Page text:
AJ: 'I Give My Blood' sounds very metal, too.

DORO: Yes. Sometimes you have to make it sound cool.

AJ: You have a couple other guests on this album. Lemmy, Bruce Kulick, Slash. You have some great folks here. Ironically, I work in a record store here on St. Mark's Place.

DORO: St. Mark's Place! I always go to Trash & Vaudeville clothing store down the block every time I'm in Manhattan.

AJ: I work on the other end of the block at a place called Rockit Scientist Records [note: it closed a year after this interview]. You have to stop by next time you're on the block.

DORO: That would be great. I'm always in New York City. I lived in Manhattan, but now I live in Long Beach. I'm always there when we're not on tour, but we're on tour through the end of the year & next year.

AJ: I work with a guy in the record store, Joey Barbosa, who used to play rhythm guitar with Bruce Kulick in a band, but before Bruce played with KISS. They were in the ANDREA TRUE CONNECTION together, the disco band. You have all these great guitar players you've worked with, & there's others over the years, so how do you decide who's going to play on what song?

DORO: Intuition & by feel. Actually, the songs we did with Lemmy we did in L.A.. It was so cool. We had Bob Kulick there & he played all the guitars, with Joe Taylor. Eric Singer was on drums. Lemmy played guitar, too. It was so great to have him play some guitars & he played a distorted bass solo. It was killer. My dad died on that production. I was totally devasted. Before that, I remember I sent Lemmy a letter through the management. I was in Europe & saw him on MTV, so I wrote him, "Lemmy, it's Doro, I don't know if you remember me, but we're now label mates." There's a photo of Lemmy & me on one of the MOTORHEAD records. I put the photo in & sent the letter. I never expected to hear a thing. Then my dad died & one day later I had to go with my mom to pick up some black clothes. I was totally devastated. I thought I wanted to die myself. I got a phone call & I didn't want to pick it up. But, then I thought, 'Let me see who this is.' It was an L.A. number. I thought it was strange. I picked up the phone & it was Lemmy. I let him know what happened, then I said, "I don't even know if I still want to do something." He said, "You sound so so sad. Let's do something. I think that will bring back good energy to you & maybe you forget a little bit about the heaviness of the situation." I said, "I don't know." He said, "No, come on over to L.A. & let's do something nice." So, I went over to L.A. a couple of weeks later. He was actually an angel to me. He was so nice & we had the greatest time. It was 2 weeks in the studio with Eric, Bob & Joe. It was awesome & a great time, even though I was sad. In my heart I was really hurting, but life could go on.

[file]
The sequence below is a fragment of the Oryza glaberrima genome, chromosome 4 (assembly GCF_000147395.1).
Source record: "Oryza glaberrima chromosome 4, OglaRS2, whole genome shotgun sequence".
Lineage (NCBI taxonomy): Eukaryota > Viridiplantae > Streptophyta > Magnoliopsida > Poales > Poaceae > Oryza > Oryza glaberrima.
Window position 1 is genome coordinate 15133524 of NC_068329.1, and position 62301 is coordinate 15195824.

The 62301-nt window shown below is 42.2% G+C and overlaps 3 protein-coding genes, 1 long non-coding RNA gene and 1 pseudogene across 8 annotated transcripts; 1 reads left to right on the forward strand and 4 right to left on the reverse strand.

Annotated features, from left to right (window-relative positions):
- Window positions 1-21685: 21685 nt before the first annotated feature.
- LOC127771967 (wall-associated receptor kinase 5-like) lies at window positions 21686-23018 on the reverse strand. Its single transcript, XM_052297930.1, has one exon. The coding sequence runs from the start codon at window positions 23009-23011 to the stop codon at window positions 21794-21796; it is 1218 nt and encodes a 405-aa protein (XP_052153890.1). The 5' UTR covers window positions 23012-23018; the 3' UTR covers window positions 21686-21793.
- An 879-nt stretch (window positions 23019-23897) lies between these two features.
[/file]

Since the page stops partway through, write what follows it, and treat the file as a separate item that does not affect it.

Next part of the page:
AJ: Doing your art is a good outlet.